War of the Rebellion: Serial 087 Page 0508 OPERATIONS IN SE. VA. AND N. C. Chapter LIV.

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the road and burned the bridge across Three-Mile Creek. On the 10th, 11th, and 12th marched en route for our old camp, which was reached on the evening of the 12th instant. On the 11th this brigade acted as rear guard to the corps and were pressed by a small party of cavalry, who were easily repulsed.

The total loss in the command during the operations was 9 men.


Brigadier-General of Volunteers.

Major E. C. BAIRD, A. A. G., Third Division, Fifth Army Corps.

No. 163. Report of Colonel Charles W. Tilden, Sixteenth Maine Infantry, of operations August 18-19.


Camp near Reams' Station, Va., September --, 1864.

LIEUTENANT: In compliance with orders from First Brigade headquarters of this date, I have the honor to submit the following report of the part taken by my command in the operations near the Weldon railroad, commencing the 18th ultimo:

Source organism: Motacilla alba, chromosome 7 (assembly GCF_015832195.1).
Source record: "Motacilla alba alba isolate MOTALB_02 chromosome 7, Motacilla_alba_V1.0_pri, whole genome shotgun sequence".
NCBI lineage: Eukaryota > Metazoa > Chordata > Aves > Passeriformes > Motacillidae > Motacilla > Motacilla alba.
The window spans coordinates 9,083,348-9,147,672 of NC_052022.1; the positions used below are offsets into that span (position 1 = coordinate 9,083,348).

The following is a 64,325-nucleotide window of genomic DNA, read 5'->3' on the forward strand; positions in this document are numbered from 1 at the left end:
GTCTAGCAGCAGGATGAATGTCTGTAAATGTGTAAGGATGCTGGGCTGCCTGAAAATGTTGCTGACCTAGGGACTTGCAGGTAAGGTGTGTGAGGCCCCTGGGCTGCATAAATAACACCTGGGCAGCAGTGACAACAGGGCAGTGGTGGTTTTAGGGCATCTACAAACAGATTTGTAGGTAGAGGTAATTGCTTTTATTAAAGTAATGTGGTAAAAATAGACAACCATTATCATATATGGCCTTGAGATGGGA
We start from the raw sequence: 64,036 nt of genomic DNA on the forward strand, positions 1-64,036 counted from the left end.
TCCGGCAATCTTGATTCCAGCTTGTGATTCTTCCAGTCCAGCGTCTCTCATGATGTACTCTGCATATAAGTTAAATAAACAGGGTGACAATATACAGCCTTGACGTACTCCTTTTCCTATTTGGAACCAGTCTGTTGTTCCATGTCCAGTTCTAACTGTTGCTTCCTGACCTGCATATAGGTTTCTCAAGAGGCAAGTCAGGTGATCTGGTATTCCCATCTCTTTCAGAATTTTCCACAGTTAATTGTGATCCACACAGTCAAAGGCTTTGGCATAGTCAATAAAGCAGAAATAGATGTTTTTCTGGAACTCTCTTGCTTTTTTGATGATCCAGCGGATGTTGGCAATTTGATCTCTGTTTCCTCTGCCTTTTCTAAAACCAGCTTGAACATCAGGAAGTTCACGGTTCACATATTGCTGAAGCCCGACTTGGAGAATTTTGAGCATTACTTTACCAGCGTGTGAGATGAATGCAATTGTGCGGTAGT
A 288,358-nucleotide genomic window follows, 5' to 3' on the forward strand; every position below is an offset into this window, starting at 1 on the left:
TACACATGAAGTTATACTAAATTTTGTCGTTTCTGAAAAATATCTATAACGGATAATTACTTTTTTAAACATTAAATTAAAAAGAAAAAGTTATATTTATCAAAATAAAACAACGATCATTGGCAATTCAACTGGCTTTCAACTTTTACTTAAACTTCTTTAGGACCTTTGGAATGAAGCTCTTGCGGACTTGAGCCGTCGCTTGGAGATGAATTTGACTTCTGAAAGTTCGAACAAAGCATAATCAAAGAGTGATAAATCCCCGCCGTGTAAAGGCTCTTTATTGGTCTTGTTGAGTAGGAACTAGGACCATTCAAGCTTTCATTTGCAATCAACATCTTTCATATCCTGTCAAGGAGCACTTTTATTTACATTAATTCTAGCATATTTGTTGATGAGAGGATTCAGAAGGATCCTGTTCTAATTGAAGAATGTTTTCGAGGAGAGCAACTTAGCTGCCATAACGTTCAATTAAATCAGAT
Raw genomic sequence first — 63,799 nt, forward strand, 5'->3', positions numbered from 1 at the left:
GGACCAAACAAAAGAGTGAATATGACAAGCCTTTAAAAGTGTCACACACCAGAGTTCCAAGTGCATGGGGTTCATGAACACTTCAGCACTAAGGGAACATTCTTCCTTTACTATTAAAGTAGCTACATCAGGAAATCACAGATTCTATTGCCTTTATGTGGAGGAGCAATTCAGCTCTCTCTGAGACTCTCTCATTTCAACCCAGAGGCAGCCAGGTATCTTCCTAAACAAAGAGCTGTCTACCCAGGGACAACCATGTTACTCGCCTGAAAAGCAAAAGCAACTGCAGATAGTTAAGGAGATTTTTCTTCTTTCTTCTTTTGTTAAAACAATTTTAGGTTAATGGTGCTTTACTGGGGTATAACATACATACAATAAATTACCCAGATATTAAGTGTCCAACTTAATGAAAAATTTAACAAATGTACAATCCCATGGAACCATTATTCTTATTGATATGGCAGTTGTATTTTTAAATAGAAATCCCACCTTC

In obedience to orders received on the night of the 17th instant [ultimo], my regiment, numbering 8 line officers and 231 guns, moved in column with the First Brigade on the morning of the 18th ultimo, and arrived at the Welson railroad at 12 m.; halted and rested for one hour, to the right and rear of the Yellow House. At 1 o'clock received orders to advance and form line at the edge of the woods extending to the right of the railroad. Advanced into the woods and connected with the right of the Second Division. While forming my regiment, and before the remainder of the brigade on my right had formed, the enemy opened a sharp fire on my left and the right of the Second Division, causing the troops on my left to retire somewhat, thus leaving my left flank exposed. we, however, held the enemy for some minutes, when I discovered that he was close on my flank and rear, causing my men to retire to save capture. those of my command who succeeded in making their escape were rallied and formed on the left of the One hundred and fourth New York Volunteers, which position we held the remainder of the day. In this assault I lost my sergeant-major, killed, 28 men wounded; Adjutant Small, 3 line officers, and 33 men taken prisoners. During the night we threw up earth-works in our front, extending to the railroad. This position was held by us until 2 p. m. the 19th ultimo, when we moved to the right 150 yards and the works vacated by us, occupied by a portion of General Hayes' brigade, extending from my left of the railroad. At 3 p. m. the enemy attacked our line and was repulsed three times, when we were attacked in our rear, he having come around the right of our line. This attack in the rear, together with the fire from our own artillery, created a panic among the men, but not until the troops, on my right and left had fallen back did I allow my men to retire, feeling confident if we were not troubled in the rear that we could take care of the force in our front. On retiring I found that we were completely surrounded and no other alternative than to surrender, not yielding, however, until several efforts were made to elude the enemy. At this time my loss was wholly in prisoners, being captured myself, together with 3 line officers and 83 men. Lieutenant Davis and myself succeeded in making our escape from the enemy on the 20th instant. My State colors were captured,